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Incoming Professors of Fall 2017
Heather Brook Adams

Heather Brook Adams

Heather Brook Adams (M.A., English, Middlebury College's Bread Loaf School of English; M.A., Communication, University of Maryland; Ph.D., English, Pennsylvania State University) is relocating to Greensboro from Alaska, where she has been an Assistant Professor of English at the University of Alaska Anchorage. Heather's research performs feminist historiography of the recent past and investigates rhetorics of unwed pregnancy, reproduction, and motherhood. Her book project "Shame, Secrets, and Silences: The Rhetorical Legacy of Unwed Pregnancy in the United States Since 1960," explores rhetorical shaming and blaming practices, both private and public, that have shaped—and that continue to shape—discussions of women’s reproduction and sexual wellbeing.

Heather has taught a variety of courses including Feminist and Gender Rhetorics; History of Rhetoric; Research Writing; Advanced Composition; Literacy, Rhetoric, and Social Practice; Professional Writing; and Technical Writing. She has overseen UAA’s Professional Writing Internship and has served as a mentor for various undergraduate researchers. Her recent and forthcoming publications reflect both her research on reproduction (e.g., Women’s Studies in Communication; College English) as well as her feminist approaches to teaching and service work (e.g., Peitho; Alaska Native Studies Journal).

Aaron Beveridge

Aaron Beveridge

Aaron Beveridge’s research intersects writing and rhetorical theory with data science tools and methods. With a focus on programming, natural language processing, and data visualization, he is excited to contribute to the ongoing expansion of data-intensive research methods in rhetoric and writing studies. Grounded primarily in the study of digital content and social network trends, Aaron’s research and teaching interests also include technical communication, the rhetoric of science, media ecology, and maker culture. He has publications in print and forthcoming with Digital Humanities Quarterly, Computers and Composition Online, Composition Forum, Kairos, and The Journal of Open Source Software, and he is currently revising a monograph for publication, titled: Writing Macroscopes: Data Science, Digital Rhetoric, and the Future of the Internet.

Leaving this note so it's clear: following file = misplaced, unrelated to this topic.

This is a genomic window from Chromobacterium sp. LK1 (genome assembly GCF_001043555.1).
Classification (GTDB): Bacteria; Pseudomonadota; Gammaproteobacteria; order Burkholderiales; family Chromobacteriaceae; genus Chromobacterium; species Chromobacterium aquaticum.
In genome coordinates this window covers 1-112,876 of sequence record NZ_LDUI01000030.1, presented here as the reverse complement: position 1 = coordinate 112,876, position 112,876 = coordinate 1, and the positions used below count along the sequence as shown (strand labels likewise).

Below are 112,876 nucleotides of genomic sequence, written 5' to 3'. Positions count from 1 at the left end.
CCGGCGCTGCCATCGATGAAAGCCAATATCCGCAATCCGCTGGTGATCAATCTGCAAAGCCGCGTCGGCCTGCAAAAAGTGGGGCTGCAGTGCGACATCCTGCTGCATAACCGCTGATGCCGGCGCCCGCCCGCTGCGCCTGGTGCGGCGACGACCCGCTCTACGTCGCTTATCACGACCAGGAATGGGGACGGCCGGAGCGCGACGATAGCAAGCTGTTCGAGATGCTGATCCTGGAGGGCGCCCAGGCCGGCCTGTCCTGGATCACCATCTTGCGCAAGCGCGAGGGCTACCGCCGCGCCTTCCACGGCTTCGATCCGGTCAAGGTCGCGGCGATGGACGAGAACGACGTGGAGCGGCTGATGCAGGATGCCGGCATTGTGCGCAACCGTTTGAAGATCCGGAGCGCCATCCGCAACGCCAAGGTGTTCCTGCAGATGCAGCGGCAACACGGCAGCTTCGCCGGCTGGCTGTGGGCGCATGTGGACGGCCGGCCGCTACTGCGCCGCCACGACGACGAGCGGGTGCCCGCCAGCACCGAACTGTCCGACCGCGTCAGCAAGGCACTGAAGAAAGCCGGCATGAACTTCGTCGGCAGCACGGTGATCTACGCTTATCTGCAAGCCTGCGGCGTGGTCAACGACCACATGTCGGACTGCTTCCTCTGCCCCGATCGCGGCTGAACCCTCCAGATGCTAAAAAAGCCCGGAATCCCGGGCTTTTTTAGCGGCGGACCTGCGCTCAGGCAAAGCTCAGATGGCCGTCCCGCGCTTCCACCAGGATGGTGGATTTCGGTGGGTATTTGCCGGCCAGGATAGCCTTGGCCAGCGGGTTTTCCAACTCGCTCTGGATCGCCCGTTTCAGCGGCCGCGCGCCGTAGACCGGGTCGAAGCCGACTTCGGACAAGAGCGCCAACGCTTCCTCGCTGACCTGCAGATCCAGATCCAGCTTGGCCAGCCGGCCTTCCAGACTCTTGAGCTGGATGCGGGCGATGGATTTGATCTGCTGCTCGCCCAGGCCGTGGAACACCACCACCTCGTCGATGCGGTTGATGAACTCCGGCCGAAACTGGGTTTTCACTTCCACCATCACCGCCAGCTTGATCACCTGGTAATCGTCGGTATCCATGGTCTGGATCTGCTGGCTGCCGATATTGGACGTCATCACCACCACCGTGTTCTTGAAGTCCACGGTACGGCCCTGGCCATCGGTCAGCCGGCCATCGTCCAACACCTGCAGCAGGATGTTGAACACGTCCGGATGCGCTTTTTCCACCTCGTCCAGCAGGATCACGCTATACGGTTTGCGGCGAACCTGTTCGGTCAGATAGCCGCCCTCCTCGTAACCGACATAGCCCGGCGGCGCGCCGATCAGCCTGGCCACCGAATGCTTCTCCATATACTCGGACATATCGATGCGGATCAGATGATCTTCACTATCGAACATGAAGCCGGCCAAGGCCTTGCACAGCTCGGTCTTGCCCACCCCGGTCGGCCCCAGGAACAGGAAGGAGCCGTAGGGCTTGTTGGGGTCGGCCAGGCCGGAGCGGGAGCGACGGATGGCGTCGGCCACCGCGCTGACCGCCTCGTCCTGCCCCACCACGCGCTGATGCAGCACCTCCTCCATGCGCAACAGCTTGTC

Jennifer Park

Jennifer Park

Jennifer Park joins the Department of English at UNC Greensboro as assistant professor of English, specializing in early modern drama. She received her Ph.D. in English from UNC Chapel Hill and her B.A. from Yale University. Her current work focuses on the intersections of gender, science, visual culture, and performance in early modern England. She is working on a book manuscript on Vital Preservation which examines the gendering of materials that harnessed preservative power—sugar, mummy, milk, blood—and how they manifested in metaphor and on stage. Her second project explores technologies of word and image in early modern science, magic, mathematics, and game play and their implications for studies in early modern performance. Her research has been published in Studies in Philology and Renaissance and Reformation.

Emilia Phillips

Emilia Phillips

Emilia Phillips is the author of two poetry collections from the University of Akron Press, most recently Groundspeed (2016), and three chapbooks including Beneath the Ice Fish Like Souls Look Alike (Bull City Press, 2015). Her poems and lyric essays appear in Agni, Boston Review, Gulf Coast, Harvard Review, The Kenyon Review, New England Review, Ninth Letter, Ploughshares, Poem-a-Day, Poetry, and elsewhere. She received StoryQuarterly's 2015 Nonfiction Prize and fellowships from the Bread Loaf Writers' Conference, The Kenyon Review Writers' Workshop, Vermont Studio Center, and elsewhere. Phillips is at work on two books: The Seconds Between Lightning and Thunder, her fourth poetry collection, and Wound Revisions, a collection of lyric essays. In addition to her creative work, Phillips contributes monthly craft essays to the Ploughshares blog and continues to develop a poetry broadside digitization project. Prior to UNCG, Phillips has taught previously at Centenary University, the College of William & Mary, and Gettysburg College, and at Virginia Commonwealth University where she received her MFA in Poetry.

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